I’ve had a creatively exhausting week, the kind where your brain has been buzzing with ideas for so long that it just starts to feel like mushy noise. Glad to have a day off tomorrow.
And speaking of awesome days, my nephew Tristan’s birthday is tomorrow. He’s a huge Iron Man fan and he’s seeing the movie on his birthday. So I made this poster for him. I hope he likes it.
To give credit where credit is due, the background is “War Torn” by DeltaFreelancer on Deviant Art, and I found the awesome tutorial on how to make Iron Man-like titles at David Occhino Design.
(You can click the image to see it big.)
Last weekend, I attended a small workshop hosted by Adam Thurman, who is the marketing director at Chicago’s Court Theatre. It was the best money I’ve spent on a workshop so far in my career. Why? Two main reasons.
You’ll recall that not too long ago, I put together a snazzy portfolio booklet, full of examples of my work and endorsement quotes from my clients. It included a long list of marketing collateral and branding services that I could supply. I sent these out to about 40 different theatre companies of various sizes whom my research had shown could likely afford to hire an outside designer when needed. To date, I’ve received only one reply to that mailing. It was Adam Thurman, and I was already attending his workshop. What went wrong?
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You might have noticed a few subtle changes taking place around these parts. You might have stumbled through here and thought “Wait a minute, where are all the comic strips?” They’re gone!
For a long time, I had been struggling with properly archiving the almost 1500 (and growing!) Dumbstruck strips I’ve got laying around. And this blog just wasn’t cutting it anymore. For too long, this place has been a catch-all blog for whatever I need it to be, and trying to integrate the functionality to make it all things to all of my content was becoming a bigger and bigger headache. So I’ve reorganized!
A Place To Call Home
Dumbstruck can now be found on it’s own brand-new website: DumbstruckComic.com. This bright, shiny new home has it’s own unique archiving system, which I designed and coded specifically for the strip and will allow visitors both new and old to more conveniently browse the whole collection. I’m done with those insanely long lists of dates and titles that you find on other webcomic sites! Dumbstruck is a story, and now you’ll be able to browse it more like you would a book: with chapters and summaries.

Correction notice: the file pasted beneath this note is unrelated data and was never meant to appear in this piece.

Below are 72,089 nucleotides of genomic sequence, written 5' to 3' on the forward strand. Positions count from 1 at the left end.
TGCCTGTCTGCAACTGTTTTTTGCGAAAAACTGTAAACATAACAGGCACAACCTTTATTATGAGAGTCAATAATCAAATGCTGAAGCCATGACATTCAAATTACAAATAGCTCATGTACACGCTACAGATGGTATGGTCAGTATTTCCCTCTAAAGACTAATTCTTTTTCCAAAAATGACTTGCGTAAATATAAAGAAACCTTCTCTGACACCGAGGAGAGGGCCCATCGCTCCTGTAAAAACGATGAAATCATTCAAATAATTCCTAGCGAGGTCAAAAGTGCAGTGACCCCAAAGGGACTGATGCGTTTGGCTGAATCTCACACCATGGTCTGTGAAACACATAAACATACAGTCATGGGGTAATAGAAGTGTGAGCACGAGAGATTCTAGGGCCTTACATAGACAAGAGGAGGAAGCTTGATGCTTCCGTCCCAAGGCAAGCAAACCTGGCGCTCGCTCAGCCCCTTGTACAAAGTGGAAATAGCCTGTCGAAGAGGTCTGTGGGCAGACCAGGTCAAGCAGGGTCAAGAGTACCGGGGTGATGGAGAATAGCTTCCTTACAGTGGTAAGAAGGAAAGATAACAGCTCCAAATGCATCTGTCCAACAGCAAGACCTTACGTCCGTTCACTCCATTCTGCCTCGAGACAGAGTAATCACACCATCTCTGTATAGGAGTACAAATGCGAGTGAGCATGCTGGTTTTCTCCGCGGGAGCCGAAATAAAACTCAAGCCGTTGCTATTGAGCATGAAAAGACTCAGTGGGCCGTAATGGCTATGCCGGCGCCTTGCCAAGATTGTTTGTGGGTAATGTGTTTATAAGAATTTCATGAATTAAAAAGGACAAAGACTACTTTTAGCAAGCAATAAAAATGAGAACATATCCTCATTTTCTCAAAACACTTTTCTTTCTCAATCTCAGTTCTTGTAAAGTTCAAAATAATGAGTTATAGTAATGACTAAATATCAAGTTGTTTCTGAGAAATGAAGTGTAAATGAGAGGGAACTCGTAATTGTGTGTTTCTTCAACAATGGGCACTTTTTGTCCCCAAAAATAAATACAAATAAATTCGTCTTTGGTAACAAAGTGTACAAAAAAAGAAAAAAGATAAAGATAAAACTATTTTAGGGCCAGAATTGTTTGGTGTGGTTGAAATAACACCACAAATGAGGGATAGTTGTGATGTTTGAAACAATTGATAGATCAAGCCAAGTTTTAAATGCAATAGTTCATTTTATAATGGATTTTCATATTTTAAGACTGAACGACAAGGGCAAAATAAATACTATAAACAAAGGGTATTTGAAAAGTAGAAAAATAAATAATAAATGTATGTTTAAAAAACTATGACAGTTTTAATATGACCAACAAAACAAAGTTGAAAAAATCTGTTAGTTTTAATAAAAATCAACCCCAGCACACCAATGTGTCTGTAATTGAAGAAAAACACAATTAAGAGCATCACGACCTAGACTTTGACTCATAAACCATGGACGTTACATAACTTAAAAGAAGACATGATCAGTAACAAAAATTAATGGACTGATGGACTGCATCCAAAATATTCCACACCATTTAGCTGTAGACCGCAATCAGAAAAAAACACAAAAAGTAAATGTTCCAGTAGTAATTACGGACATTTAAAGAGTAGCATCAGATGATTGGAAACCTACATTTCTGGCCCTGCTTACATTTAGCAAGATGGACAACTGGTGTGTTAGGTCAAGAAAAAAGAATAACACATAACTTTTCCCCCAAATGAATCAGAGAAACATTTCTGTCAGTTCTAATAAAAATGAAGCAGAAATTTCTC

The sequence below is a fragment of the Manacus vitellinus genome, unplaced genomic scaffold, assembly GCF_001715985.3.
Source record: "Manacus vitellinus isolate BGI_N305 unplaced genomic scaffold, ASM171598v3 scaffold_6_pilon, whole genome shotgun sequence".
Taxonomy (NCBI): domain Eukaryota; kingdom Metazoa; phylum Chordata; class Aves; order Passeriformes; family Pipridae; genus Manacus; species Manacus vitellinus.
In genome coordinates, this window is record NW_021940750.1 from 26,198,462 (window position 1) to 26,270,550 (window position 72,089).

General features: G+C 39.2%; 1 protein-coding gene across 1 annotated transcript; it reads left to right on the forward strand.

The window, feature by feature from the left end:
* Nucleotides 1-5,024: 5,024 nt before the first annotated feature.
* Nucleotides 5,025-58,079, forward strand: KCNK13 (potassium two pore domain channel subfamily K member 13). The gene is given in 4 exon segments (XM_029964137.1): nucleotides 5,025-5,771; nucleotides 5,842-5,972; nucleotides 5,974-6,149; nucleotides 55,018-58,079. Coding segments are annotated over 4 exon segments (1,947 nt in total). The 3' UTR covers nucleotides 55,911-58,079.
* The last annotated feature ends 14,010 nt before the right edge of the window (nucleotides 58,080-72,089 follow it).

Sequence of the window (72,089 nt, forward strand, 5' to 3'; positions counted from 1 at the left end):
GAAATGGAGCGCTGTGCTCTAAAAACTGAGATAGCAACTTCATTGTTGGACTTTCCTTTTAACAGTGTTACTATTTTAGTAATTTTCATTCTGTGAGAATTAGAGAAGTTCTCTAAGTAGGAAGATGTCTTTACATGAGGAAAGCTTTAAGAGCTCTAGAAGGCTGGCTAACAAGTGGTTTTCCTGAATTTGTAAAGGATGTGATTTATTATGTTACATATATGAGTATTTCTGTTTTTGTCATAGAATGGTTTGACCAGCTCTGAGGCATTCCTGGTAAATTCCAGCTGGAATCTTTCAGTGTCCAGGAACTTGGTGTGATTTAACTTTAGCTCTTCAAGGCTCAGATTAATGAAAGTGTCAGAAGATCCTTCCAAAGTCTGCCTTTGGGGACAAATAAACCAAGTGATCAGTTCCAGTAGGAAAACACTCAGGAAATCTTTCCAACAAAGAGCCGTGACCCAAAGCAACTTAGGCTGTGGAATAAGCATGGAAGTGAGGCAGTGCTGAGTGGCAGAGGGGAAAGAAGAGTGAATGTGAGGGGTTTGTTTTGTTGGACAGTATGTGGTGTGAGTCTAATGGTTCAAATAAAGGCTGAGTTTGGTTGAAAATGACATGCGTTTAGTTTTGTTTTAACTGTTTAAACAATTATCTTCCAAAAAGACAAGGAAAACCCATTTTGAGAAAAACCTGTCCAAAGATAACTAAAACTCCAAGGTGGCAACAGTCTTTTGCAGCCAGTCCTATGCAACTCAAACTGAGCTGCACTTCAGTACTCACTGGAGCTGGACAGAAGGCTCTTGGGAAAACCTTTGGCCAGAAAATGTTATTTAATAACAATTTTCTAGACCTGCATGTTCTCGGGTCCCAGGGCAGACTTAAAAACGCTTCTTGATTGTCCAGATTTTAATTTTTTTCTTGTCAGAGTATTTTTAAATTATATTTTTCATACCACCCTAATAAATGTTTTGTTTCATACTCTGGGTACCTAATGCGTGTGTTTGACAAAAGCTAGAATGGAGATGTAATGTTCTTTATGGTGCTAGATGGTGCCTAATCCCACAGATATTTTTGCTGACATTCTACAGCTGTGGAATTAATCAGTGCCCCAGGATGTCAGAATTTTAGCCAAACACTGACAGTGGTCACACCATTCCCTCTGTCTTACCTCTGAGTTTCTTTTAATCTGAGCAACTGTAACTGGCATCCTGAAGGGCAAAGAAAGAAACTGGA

As promised, over the next year I’ll be rebuilding the archives starting at the beginning with an all-new prologue. I’ll be adding strips to fill in gaps in continuity and restoring strips that I never had time to complete. It’s going to be a fantastically fun time, and I hope you’ll join me for it.
A New Purpose
As for this blog, it’s getting a new focus. A recent workshop, which I’ll tell y’all about very soon, helped me gain clarity on how to most effectively put it to use. So from now on, what you’ll find here will be mainly behind-the-scenes explorations of my freelance work, be it design, illustration, or consulting. It will be much more strongly connected to my business and my portfolio site.
Thanks for dropping in! We’re just getting started…
What a delight it was to discover that my friend Layne and I share a common birthday, and not only that, but also that we are big Star Trek nerds. Thus, we are throwing a joint birthday celebration a little early so we can see Star Trek Into Darkness opening night with our friends. Birthdays are awesome, especially when you can share them!
This is the show image for the final show in Remy Bumppo‘s 2012/2013 season, Creditors. This image was particularly challenging to arrive at, even though you look at it now and it seems so simple. Below, I’ve posted some of my sketchbook pages as I tried to find the right image to summed up this show. It’s a story about three people: a woman, her husband, and her former lover. Themes of darkness, marriage, sexual anxiety, and manipulation surrounded the work. The fact that one man is a writer and the other a sculpture influenced me to try to find a solution involving these professions. Ultimately, though, it all came back to the idea of relationships, anxiety, and being watched.
When Artistic Director Nick Sandys suggested something with someone looking through the slats of blinds in a window, the image really started to come together. I eventually distilled it down to just an eye looking through a single opening, which could be a door or a window, and the clasped hands showing intimacy and relationship. The specifics of who is who in this scenario are unnecessary (these relationships change throughout the show).
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